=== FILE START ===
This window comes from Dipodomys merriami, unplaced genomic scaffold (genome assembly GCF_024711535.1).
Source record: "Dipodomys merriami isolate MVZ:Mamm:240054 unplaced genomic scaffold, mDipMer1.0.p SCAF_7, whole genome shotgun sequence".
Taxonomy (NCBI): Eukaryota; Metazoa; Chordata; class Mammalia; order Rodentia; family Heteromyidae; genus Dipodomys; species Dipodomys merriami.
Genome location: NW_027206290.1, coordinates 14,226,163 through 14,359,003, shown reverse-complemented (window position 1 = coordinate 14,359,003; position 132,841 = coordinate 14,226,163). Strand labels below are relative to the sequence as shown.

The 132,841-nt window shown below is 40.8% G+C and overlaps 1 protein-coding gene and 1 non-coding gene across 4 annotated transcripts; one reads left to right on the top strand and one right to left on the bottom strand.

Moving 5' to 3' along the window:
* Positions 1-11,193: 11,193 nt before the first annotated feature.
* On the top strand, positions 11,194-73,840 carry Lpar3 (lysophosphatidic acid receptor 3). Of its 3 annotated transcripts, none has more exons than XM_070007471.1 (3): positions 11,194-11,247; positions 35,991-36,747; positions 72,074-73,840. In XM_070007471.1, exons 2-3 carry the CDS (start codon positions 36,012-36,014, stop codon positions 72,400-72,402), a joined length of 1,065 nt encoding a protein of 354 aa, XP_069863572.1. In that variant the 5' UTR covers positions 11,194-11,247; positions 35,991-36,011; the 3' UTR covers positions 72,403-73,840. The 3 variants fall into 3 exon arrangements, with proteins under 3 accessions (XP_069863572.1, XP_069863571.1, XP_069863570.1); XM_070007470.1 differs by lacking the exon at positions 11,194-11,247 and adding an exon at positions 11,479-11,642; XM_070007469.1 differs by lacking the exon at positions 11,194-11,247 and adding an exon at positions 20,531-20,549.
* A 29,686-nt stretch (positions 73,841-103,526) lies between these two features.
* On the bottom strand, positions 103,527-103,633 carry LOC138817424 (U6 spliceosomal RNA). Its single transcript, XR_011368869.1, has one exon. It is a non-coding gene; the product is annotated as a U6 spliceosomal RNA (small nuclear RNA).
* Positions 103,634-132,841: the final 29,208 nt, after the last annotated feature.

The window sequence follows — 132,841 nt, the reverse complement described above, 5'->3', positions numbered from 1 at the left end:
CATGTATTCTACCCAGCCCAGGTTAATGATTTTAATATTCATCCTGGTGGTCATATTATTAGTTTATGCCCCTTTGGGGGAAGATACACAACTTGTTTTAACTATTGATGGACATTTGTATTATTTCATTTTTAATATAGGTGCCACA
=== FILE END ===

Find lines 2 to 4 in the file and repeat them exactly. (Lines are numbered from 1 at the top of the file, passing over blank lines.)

Source record: "Dipodomys merriami isolate MVZ:Mamm:240054 unplaced genomic scaffold, mDipMer1.0.p SCAF_7, whole genome shotgun sequence".
Taxonomy (NCBI): Eukaryota; Metazoa; Chordata; class Mammalia; order Rodentia; family Heteromyidae; genus Dipodomys; species Dipodomys merriami.
Genome location: NW_027206290.1, coordinates 14,226,163 through 14,359,003, shown reverse-complemented (window position 1 = coordinate 14,359,003; position 132,841 = coordinate 14,226,163). Strand labels below are relative to the sequence as shown.